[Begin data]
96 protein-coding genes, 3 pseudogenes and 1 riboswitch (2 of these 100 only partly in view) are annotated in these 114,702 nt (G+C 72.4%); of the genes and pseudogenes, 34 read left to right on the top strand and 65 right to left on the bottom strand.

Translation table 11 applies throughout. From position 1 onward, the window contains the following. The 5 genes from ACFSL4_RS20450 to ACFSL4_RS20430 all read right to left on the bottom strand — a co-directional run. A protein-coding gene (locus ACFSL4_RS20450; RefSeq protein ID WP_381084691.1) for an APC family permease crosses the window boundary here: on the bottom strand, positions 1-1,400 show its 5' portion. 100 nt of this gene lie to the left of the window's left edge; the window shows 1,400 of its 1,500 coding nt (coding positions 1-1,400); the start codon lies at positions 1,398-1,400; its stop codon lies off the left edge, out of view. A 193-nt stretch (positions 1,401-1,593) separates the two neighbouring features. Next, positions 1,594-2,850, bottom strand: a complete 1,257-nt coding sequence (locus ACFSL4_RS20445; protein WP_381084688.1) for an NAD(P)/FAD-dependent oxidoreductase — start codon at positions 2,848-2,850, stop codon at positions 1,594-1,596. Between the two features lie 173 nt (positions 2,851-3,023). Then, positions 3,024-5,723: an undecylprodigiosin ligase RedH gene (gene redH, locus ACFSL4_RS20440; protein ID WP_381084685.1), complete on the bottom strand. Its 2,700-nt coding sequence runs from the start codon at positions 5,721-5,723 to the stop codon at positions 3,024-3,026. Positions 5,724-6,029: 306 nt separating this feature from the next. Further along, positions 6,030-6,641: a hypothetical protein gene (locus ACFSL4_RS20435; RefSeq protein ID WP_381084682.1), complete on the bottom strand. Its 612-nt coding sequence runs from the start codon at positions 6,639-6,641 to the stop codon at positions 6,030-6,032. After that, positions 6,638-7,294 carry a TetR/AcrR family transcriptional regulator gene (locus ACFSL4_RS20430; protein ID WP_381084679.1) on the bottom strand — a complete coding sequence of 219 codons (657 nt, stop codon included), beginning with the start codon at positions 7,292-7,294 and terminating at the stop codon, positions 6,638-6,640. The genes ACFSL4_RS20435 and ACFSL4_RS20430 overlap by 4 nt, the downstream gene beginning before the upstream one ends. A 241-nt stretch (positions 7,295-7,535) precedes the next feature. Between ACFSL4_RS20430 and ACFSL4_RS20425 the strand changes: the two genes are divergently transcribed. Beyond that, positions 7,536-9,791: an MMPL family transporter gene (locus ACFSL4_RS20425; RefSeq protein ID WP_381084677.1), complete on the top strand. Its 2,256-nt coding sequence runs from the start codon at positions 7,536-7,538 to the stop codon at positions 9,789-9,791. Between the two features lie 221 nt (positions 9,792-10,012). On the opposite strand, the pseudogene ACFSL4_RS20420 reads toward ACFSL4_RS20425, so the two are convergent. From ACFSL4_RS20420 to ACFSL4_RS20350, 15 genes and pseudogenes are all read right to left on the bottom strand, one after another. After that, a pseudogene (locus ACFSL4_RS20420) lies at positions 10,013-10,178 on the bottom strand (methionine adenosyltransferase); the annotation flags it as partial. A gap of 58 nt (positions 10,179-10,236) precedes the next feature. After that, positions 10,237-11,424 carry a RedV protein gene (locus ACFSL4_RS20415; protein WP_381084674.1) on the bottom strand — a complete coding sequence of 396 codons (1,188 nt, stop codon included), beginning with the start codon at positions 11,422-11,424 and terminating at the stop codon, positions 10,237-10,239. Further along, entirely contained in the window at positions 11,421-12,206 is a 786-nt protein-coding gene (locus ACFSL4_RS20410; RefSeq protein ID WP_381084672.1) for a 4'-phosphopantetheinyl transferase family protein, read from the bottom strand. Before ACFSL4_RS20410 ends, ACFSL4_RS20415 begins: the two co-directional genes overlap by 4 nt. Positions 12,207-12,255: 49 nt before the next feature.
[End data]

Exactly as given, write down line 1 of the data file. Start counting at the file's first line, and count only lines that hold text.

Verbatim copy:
96 protein-coding genes, 3 pseudogenes and 1 riboswitch (2 of these 100 only partly in view) are annotated in these 114,702 nt (G+C 72.4%); of the genes and pseudogenes, 34 read left to right on the top strand and 65 right to left on the bottom strand.